Why not eating before a workout could be better for your health

It might be better to skip the porridge

Olivia Blair
Wednesday 26 April 2017 15:59
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What to eat before a workout and when is best to exercise, is often highly contested. Now a new study has suggested that eating nothing beforehand might be the best way forward.

A study published in the American Journal of Physiology by researchers at the University of Bath found you might be likely to burn more fat if you have not eaten first.

Researchers studied a group of overweight males who walked for 60 minutes at 60 per cent maximum oxygen consumption in one scenario on an empty stomach and in another two hours after eating a high-calorie, carb-based breakfast.

Their blood samples were taken after eating or fasting and then after exercising. Gene expression in fat (adipose) tissue differed significantly in each scenario and the expression of two genes increased when the men fasted and exercised and decreased when exercising after eating. This likely signals that stored fat was used to fuel metabolism during exercise rather than the carbohydrates from the meal.

After eating, the fat tissue is “busy responding to the meal and a bout of exercise at this time will not stimulate the same [beneficial] changes in adipose tissue. This means that exercise in a fasted state might provoke more favourable changes in adipose tissue and this could be beneficial for health in the long term,” author of the study Dylan Thompson wrote.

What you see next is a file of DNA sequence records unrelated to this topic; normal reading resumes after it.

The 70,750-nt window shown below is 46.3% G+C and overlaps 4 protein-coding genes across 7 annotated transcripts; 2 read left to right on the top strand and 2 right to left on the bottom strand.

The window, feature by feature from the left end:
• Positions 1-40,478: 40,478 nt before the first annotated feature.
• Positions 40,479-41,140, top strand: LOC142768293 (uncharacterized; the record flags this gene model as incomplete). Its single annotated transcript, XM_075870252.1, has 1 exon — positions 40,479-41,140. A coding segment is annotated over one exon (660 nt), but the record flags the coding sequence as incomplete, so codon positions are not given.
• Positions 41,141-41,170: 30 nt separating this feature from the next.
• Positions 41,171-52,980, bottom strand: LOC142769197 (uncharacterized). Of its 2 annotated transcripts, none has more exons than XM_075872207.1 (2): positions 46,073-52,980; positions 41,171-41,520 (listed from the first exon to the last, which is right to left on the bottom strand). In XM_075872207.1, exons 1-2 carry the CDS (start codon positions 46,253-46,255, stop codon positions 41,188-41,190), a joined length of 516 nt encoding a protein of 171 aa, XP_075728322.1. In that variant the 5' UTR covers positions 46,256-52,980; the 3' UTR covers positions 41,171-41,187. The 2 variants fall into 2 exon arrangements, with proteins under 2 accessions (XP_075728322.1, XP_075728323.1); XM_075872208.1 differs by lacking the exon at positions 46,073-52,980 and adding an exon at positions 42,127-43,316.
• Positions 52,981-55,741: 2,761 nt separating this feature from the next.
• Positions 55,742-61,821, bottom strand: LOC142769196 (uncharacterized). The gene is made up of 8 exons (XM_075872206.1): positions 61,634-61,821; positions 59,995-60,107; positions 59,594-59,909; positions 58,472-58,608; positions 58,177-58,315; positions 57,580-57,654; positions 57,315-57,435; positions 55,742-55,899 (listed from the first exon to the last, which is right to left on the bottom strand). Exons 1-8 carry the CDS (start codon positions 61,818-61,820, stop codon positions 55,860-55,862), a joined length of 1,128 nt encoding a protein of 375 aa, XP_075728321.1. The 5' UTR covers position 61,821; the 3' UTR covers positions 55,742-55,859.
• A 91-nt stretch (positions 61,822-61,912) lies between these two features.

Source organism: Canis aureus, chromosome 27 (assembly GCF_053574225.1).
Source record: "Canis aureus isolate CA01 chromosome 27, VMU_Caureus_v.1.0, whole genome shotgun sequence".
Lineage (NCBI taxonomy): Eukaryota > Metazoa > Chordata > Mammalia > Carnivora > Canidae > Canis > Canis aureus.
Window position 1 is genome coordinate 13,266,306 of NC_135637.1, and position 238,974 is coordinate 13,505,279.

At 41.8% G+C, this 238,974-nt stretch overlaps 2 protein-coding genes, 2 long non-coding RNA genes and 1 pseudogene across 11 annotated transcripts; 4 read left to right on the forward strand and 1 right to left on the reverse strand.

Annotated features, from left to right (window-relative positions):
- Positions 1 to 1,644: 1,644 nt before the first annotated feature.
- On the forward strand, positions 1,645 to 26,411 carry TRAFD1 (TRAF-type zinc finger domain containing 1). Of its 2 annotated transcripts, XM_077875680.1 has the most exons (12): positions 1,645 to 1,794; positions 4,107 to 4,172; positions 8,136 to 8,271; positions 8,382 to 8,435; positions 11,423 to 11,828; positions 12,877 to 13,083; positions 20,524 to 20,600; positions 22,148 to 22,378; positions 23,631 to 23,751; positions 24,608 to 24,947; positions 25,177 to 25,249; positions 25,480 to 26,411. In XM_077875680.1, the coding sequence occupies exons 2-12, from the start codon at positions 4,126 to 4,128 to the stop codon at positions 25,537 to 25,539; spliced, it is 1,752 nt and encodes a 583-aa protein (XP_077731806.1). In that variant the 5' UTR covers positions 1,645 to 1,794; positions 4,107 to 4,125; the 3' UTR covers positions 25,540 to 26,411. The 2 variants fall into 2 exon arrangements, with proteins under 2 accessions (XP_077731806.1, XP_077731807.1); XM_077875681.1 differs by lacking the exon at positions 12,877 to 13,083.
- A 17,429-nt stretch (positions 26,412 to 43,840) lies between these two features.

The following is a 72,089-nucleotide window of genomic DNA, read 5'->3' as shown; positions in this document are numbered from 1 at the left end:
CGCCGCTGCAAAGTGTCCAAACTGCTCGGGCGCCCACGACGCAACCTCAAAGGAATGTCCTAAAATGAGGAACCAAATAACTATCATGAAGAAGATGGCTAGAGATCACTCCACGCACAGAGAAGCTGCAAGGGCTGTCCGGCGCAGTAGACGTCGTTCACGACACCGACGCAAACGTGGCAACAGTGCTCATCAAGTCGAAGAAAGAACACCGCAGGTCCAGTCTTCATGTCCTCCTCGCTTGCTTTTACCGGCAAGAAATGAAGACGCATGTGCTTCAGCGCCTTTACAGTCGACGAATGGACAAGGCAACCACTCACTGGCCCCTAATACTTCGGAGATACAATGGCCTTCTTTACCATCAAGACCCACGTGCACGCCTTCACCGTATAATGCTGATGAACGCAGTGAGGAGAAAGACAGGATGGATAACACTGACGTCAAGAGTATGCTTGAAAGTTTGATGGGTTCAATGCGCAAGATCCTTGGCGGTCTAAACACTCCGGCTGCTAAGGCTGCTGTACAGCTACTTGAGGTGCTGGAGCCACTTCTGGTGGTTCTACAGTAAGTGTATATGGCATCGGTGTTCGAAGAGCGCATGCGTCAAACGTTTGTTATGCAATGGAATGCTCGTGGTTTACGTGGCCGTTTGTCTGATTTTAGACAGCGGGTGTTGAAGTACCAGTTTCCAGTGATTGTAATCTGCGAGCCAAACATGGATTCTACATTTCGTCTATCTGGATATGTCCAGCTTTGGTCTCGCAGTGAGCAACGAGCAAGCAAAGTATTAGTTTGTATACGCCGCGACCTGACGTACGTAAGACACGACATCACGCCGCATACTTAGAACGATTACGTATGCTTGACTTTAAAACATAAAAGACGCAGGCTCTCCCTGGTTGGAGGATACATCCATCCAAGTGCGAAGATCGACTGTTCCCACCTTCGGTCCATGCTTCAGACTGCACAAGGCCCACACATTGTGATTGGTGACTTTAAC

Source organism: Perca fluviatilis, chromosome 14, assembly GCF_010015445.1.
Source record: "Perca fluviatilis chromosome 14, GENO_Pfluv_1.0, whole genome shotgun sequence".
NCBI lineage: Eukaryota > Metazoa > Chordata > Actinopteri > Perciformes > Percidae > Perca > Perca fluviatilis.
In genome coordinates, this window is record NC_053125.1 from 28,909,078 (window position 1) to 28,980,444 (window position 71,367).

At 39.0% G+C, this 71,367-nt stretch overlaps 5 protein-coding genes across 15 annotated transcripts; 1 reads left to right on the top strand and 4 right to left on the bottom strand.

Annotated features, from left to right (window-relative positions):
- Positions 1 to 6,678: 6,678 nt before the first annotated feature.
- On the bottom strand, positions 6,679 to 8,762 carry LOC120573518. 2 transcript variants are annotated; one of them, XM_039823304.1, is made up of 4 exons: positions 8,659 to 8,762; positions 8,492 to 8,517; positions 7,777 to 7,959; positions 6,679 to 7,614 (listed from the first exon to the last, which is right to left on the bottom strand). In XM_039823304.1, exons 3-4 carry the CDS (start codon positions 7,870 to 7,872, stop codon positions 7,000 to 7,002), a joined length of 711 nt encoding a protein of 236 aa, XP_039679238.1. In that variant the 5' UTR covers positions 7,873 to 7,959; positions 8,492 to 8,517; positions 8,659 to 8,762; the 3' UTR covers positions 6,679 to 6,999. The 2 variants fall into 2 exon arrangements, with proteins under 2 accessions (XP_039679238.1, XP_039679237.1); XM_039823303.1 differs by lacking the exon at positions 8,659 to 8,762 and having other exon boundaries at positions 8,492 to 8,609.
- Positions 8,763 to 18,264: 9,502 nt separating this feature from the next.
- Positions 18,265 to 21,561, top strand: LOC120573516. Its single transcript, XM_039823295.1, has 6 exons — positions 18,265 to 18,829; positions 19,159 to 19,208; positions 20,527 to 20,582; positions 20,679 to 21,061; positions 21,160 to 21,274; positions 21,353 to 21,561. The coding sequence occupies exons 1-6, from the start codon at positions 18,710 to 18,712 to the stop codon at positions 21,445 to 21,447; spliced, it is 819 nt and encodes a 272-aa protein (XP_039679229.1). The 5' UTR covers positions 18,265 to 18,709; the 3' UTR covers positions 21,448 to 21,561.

Adipose tissue plays an important role during exercise and during moderate exercise provides much of the energy for working skeletal muscle

Mr Thompson said that as adipose tissue is impacted by weight loss and weight gain (the genes increase in weight loss and decrease in weight gain) their research proposes “feeding before exercise blunts some of the health-related changes induced by exercise training”.

However, the study does have limitations in the fact only ten men were measured and it only measured the effects of skipping breakfast on a morning workout, not other mealtimes. The study also does not mean that skipping a meal before exercising will result in accelerated weight loss.

Ruben Tabaras, a personal trainer and strength and conditioning coach, recently told The Independent he personally does not eat before a workout as it makes him feel unwell.

“If the stomach is digesting food then it is using bloody to do so and that blood could better be used in the muscles, hence why people feel sick when working out,” he suggested.

However, many athletes and other personal trainers ensure they eat something carb and protein heavy in order to have the correct amount of fuel in their body to power them through a tough workout.

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